The rescue operation to save the 12 young footballers and their coach from the flooded Tham Luang cave network has transfixed the world. It has also been described as probably the world’s most dangerous and most challenging rescue mission.
But for the Wild Boars soccer team members, they were not supposed to remember anything of that dramatic event. “At best, some of them might recall it as nothing more than a distant dream,” said Maj Gen Wutthichai Isara, director of the army–run Fort Somdej Phranaresuan Maharaj Hospital in Phitsanuloke.
Maj Gen Wutthichai cautioned against any attempts to rekindle the traumatic experience that the boys had to go while they were brought under murky water by rescue divers out to safety. “It was definitely an experience that they shouldn’t be made to recall,” he said during a discussion on the health aspect of the Tham Luang rescue operation organized by media organizations and medical experts from the Public Health Ministry and the Medical Council of Thailand last week.
Maj Gen Wutthichai, who was closely involved in the rescue operation, said the medication given to the boys was intended not only to knock them out so that they would not panic while being brought out of the cave, but also to make sure that they would not have any memory of what happened.
His remarks support accounts given by the two Australian divers who played a critical role in the rescue operation. They said the boys would not have made it out had they not been drugged.
Speaking on their return to Australia, one of the divers, Mr Craig Challen, said the boys were medicated to the extent “they didn’t know what was going on“.
Even the world’s most experienced cave divers involved the operation admitted that the nature of the rescue plan was unprecedented and that they were taking extreme risks that could put the boys’ lives in jeopardy. But the looming monsoon rains and the dwindling oxygen level in the cave left them with no choice.
From despair to hope
Maj Gen Wuttichai said the boys recalled that during the first few days of being trapped inside the dark and flooded cave with no prospects of finding their way out, they began to despair. “Some even began to cry,” he said.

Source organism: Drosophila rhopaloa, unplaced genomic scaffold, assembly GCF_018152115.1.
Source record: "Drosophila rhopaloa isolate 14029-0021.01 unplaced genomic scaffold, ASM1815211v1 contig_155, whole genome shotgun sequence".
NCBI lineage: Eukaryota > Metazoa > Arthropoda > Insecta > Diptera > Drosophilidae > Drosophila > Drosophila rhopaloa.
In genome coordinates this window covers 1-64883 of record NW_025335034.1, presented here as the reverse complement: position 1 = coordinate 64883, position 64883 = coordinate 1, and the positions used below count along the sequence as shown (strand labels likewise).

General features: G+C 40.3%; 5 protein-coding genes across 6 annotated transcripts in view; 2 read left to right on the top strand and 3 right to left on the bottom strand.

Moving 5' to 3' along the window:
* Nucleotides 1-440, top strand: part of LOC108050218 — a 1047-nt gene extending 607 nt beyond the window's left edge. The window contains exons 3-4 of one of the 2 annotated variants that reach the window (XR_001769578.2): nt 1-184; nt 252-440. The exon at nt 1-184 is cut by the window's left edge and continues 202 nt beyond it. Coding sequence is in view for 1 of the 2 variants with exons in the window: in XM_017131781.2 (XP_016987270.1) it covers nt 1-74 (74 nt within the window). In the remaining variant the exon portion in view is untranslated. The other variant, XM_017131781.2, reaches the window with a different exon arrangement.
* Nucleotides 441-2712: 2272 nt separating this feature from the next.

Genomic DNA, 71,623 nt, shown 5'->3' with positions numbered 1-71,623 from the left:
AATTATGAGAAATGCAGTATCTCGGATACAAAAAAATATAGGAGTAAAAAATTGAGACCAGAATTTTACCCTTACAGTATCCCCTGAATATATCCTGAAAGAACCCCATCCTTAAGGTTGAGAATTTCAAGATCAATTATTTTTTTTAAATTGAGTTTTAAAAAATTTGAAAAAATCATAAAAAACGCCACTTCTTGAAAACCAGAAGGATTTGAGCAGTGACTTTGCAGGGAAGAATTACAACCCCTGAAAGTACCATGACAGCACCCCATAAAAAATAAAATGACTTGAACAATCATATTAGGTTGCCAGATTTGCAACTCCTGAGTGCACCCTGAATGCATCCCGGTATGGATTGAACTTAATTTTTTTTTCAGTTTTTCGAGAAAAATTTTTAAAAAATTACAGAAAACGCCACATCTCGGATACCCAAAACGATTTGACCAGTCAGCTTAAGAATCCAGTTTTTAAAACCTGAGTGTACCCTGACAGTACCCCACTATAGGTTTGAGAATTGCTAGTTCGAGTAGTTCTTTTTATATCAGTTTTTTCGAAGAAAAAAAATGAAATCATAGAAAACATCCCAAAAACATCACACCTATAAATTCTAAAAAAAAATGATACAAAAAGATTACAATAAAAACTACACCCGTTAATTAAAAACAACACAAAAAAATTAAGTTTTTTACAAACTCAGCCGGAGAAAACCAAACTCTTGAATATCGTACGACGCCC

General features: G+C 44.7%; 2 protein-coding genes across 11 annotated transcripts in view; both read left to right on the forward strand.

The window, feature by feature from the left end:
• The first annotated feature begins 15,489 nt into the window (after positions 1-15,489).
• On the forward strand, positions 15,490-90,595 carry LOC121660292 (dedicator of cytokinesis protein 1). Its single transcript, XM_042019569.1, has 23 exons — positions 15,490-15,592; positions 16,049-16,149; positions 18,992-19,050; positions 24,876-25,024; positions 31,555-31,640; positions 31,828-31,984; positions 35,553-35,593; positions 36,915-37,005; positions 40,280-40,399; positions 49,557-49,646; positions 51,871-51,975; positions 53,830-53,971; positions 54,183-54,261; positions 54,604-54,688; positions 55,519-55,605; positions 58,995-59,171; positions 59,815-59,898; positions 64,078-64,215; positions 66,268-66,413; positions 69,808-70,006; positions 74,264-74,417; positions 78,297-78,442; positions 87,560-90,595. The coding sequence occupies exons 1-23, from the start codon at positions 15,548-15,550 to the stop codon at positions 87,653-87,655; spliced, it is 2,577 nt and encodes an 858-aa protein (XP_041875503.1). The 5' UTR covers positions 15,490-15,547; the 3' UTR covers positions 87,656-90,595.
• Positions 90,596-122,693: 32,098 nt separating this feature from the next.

But under the guidance of their coach, he said, the boys began to collect themselves. “They started to learn how to organize among themselves. They learned how to manage their time so that they would know if it was day or night,” he said. The most valuable possessions they had with them at the time were some flashlights and mobile phones.
“They agreed among themselves that they would use only one flashlight at a time to save battery. And they would use it only when they needed to answer the call of nature,” he said. “It’s also quite remarkable that they boys knew where to relieve themselves – on the dry land and not into the water.” After several days without foods, there wasn’t much left for them to dispose of anyway.
Besides water dripping from the cave ceiling, he said, the boys also lived on floodwater that they scooped into craters for mud to settle, so they knew that they must not contaminate the water around them.
Bearing the bad news
For the young footballers with big dreams, there was nothing more rewarding that being alive and being able to watch the World Cup which was at that time reaching its final stages in Russia. But with the World Cup also came the bad news.
“The World Cup was not the only thing on television. Eventually, they learned about the death of Lieutenant Commander Samarn,” Maj Gen Wutthichai said and recalled that the boys were in shock and some started to cry.
Samarn Gunan, a former Navy SEAL diver, died while on the mission to help save the boys’ lives. Maj Gen Wuttichai said a group therapy was immediately organized for the boys by child psychologists. “I also took it upon myself to talk to the boys as I noticed that some them didn’t stop crying,” he said.
Maj Gen Wuttichai recalled telling the boys that every military mission comes with casualties. “The boys are right to feel saddened. But they also need to understand that losses in such circumstances are sacrifices and a badge of honour,” he recalled the message he tried to convey to the boys.
Maj Gen Wuttichai said he also reminded the boys that with all that has happened, theirs is the most valuable experience. It has offered a valuable lesson not only for Thailand but for the whole world in how to deal with this kind of situation.